Reply To: Credit


One hundred percent reserve banks intermediate credit lent to them by savers. For example, customers buy Certificates of Deposit offered by banks. Banks, in turn, pool the funds provided by customers who buy their CDs and lend those funds to borrowers. The entrepreneurs who borrow such funds use them to buy inputs or assets or both and then use the inputs and assets to produce goods. Through their credit intermediation, banks help economize the pool of saving, directing it into the most profitable lines of production and investment. As the capital stock in the economy is built up by the investments in capital capacity, productivity rises and with it standards of living. By limiting their lending to the pool of funds supplied by savers, banks help to create a capital structure in the economy that satisfies people’s time preferences.

Fractional reserve banks have two pools of funds from which to make loans. The first is a pool is from savers as with 100 percent reserve banks. Banks intermediate this credit to borrowers. The second is fiduciary issue, i.e., the issue of fractionally backed checking accounts. The pool of credit is created out of thin air and therefore, does not correspond to people’s time preferences. The additional lending that the second pool makes possible funds some additional investment projects, However, the capital structure being built up by the new investments does not satisfies people’s time preferences. For this reason, the build up proves to be unsustainable. Credit creation by fractional reserve banks generates the boom-bust cycle. Malinvestments are made that must be liquidated later. Therefore, the capital structure, productivity, and standards of living cannot be enhanced by credit creation. In fact, they are worsened.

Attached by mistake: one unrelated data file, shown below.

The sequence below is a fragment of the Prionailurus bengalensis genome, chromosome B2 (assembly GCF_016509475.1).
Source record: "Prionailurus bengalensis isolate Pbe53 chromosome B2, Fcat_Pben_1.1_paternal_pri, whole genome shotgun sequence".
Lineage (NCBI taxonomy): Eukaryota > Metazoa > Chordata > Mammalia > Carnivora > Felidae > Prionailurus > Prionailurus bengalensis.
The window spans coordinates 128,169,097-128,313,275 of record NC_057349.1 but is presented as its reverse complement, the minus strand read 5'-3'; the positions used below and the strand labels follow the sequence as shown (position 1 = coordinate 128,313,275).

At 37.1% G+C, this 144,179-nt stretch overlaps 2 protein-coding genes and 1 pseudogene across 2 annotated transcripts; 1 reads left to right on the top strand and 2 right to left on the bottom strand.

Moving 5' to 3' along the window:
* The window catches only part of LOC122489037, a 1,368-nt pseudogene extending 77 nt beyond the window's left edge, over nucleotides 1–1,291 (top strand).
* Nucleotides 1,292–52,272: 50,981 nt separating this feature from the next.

Eliminating fractional reserve banking would severely reduce the magnitude of boom-bust cycles. If central banking were also eliminated, then business cycles would disappear altogether.

Take a look at Murray Rothbard’s book, The Mystery of Banking: